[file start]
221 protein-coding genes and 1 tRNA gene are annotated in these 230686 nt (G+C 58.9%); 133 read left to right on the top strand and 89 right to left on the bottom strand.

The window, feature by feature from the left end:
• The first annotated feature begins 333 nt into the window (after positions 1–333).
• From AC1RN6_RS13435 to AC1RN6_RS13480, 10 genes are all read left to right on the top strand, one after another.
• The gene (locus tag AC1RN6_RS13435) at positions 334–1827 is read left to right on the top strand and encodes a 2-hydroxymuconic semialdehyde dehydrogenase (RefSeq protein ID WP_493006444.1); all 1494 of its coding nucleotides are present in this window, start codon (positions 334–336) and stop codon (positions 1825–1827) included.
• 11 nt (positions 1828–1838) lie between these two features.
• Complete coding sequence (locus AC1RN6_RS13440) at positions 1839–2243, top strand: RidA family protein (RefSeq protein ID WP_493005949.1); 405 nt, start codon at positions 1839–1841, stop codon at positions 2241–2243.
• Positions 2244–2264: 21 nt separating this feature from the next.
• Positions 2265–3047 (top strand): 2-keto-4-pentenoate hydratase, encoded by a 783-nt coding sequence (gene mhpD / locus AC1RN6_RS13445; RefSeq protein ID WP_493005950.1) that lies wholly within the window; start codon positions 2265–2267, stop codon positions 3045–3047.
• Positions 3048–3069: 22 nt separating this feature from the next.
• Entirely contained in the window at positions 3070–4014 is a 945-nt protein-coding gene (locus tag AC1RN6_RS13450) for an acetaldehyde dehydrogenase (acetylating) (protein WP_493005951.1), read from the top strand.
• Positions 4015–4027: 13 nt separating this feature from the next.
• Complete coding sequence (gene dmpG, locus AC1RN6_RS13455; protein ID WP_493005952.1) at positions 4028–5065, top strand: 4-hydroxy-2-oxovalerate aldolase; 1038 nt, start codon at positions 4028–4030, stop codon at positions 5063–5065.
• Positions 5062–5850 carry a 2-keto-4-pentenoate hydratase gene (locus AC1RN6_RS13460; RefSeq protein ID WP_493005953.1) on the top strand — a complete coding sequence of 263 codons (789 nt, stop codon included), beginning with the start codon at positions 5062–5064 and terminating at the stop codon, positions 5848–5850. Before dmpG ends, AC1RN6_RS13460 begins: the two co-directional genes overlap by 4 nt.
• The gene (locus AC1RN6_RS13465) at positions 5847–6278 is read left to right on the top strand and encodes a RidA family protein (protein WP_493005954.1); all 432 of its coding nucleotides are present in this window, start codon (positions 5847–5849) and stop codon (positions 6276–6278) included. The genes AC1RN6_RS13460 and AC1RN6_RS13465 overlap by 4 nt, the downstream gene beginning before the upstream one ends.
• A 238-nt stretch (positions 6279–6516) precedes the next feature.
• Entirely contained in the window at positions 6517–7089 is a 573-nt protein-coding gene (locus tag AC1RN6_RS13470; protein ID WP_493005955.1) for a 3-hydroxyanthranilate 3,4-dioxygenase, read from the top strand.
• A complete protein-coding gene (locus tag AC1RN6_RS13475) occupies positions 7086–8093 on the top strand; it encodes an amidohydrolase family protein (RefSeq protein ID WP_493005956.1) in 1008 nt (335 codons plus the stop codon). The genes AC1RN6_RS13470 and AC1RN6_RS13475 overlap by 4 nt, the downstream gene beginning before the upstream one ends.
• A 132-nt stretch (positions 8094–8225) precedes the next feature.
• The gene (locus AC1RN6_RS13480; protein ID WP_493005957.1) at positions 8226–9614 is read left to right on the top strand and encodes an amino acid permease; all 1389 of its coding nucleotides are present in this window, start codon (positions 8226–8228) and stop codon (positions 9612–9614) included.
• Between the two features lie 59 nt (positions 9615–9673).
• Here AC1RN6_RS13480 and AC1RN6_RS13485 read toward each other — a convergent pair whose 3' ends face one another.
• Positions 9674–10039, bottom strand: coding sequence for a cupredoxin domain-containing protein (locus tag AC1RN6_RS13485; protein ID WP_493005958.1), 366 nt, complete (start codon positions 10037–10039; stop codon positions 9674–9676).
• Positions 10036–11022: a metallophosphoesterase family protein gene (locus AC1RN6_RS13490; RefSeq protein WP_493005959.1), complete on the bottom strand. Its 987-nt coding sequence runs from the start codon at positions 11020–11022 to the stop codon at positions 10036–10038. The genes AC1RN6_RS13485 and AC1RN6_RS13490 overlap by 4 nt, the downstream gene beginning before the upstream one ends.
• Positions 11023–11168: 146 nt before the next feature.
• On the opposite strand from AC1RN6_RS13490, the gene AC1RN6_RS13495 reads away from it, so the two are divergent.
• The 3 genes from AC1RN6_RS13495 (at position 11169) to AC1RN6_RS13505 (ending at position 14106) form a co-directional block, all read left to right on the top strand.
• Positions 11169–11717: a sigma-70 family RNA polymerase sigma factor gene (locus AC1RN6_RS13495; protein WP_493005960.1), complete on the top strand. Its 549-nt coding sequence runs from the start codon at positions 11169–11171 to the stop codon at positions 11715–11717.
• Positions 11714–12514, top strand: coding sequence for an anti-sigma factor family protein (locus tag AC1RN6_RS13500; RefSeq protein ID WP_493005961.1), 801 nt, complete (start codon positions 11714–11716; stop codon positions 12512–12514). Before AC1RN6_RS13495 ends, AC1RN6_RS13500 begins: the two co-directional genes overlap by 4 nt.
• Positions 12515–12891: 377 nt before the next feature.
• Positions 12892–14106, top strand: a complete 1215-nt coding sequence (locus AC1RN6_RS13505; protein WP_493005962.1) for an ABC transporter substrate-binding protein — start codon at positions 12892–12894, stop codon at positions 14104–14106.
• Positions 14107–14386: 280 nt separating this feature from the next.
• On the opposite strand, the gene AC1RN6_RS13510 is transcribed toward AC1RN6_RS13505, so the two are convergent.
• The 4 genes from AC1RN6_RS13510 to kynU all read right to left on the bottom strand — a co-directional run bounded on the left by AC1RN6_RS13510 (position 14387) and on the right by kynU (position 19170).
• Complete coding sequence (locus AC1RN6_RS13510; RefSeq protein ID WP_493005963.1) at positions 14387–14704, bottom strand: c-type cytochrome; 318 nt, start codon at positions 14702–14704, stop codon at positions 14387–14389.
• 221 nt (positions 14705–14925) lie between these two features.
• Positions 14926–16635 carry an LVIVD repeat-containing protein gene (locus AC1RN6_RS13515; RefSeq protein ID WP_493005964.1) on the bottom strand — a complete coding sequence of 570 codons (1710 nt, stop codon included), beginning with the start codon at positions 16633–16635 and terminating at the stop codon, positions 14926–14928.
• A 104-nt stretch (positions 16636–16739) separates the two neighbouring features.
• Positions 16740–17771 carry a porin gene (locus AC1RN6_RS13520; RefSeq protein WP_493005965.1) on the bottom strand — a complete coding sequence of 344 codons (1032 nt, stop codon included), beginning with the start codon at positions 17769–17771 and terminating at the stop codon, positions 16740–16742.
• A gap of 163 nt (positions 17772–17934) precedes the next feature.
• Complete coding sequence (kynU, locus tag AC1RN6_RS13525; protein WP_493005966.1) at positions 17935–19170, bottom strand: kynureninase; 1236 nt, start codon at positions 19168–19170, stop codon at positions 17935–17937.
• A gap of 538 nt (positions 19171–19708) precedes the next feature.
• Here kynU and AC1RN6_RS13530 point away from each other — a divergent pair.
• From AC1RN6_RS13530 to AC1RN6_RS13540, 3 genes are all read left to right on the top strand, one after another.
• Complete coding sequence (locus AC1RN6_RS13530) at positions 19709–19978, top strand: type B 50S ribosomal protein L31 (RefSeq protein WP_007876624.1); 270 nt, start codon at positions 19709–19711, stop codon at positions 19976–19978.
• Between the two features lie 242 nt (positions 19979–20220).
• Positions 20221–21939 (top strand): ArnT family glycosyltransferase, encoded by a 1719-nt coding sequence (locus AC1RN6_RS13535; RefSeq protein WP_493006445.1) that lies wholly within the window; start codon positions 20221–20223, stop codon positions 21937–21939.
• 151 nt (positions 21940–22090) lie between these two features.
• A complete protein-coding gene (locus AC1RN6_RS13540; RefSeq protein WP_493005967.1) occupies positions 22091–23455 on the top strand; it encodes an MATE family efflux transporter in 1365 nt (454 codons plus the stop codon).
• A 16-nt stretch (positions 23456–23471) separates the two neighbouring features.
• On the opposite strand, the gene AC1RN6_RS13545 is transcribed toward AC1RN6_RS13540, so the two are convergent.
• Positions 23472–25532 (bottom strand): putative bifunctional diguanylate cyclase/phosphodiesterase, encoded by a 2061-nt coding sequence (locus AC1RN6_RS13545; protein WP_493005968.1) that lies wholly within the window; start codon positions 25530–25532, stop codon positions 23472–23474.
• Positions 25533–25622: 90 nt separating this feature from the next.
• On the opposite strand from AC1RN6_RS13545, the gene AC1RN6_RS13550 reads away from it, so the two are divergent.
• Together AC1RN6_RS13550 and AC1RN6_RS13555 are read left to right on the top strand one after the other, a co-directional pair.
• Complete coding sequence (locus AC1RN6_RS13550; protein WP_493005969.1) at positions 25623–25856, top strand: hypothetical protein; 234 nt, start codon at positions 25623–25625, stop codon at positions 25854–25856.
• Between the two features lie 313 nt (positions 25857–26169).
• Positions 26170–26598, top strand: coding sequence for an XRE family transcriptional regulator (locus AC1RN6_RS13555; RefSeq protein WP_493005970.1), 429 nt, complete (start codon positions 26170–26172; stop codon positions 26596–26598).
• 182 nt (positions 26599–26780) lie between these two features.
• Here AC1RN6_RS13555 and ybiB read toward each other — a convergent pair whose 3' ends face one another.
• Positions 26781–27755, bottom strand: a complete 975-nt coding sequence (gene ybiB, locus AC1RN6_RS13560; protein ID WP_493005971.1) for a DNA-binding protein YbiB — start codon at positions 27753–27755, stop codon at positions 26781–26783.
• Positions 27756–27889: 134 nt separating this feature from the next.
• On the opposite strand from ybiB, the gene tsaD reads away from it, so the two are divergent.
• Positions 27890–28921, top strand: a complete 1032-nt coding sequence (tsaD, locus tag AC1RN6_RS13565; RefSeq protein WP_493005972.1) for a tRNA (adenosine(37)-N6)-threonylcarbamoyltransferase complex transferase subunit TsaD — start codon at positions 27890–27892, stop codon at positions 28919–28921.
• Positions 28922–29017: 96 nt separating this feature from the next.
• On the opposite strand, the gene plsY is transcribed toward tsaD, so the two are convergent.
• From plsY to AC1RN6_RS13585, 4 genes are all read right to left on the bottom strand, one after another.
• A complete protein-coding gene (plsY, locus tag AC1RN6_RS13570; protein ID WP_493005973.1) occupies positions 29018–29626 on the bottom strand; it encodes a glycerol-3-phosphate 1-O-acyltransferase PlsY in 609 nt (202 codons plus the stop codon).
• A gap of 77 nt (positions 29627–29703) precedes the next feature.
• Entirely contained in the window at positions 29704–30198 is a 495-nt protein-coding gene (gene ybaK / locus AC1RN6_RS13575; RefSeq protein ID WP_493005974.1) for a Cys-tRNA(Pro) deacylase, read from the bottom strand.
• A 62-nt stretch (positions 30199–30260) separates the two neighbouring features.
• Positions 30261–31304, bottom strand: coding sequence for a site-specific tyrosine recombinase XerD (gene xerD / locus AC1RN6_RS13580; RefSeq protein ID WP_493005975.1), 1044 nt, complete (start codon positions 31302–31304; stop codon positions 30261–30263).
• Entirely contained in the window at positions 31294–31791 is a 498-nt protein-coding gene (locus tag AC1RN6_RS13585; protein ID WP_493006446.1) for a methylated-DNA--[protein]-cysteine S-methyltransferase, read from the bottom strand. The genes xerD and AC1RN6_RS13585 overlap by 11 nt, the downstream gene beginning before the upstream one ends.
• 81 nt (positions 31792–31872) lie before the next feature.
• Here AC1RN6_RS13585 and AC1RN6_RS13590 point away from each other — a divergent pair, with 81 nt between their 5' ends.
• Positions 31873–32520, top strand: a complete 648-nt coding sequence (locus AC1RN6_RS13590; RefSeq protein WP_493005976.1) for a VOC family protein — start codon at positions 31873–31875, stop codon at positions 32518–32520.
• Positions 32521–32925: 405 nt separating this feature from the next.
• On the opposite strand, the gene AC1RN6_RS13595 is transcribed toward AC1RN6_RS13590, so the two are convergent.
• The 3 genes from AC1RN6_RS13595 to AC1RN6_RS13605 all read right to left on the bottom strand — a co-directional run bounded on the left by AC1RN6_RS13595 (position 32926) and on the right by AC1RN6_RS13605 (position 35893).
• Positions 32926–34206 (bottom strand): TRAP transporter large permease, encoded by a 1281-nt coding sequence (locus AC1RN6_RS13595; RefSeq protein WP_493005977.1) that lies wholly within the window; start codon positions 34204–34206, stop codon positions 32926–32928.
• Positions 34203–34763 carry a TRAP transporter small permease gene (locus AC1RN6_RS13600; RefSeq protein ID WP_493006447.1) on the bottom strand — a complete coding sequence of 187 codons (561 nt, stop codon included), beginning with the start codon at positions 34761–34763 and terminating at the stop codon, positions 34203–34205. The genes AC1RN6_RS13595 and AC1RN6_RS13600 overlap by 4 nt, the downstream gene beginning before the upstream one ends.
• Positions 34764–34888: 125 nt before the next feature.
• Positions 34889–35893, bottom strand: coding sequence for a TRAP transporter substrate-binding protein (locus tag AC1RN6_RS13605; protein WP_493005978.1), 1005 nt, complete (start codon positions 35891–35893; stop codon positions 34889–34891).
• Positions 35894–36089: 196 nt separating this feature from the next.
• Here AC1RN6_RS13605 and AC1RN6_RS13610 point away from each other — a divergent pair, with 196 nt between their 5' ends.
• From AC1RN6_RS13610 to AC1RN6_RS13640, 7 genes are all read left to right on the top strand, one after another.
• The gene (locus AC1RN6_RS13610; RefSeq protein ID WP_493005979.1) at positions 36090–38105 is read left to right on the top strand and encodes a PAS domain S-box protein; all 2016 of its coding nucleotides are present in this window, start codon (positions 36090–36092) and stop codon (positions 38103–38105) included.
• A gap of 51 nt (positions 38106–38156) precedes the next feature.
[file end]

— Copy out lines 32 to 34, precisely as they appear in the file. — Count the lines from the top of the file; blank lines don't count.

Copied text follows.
• Positions 14107–14386: 280 nt separating this feature from the next.
• On the opposite strand, the gene AC1RN6_RS13510 is transcribed toward AC1RN6_RS13505, so the two are convergent.
• The 4 genes from AC1RN6_RS13510 to kynU all read right to left on the bottom strand — a co-directional run bounded on the left by AC1RN6_RS13510 (position 14387) and on the right by kynU (position 19170).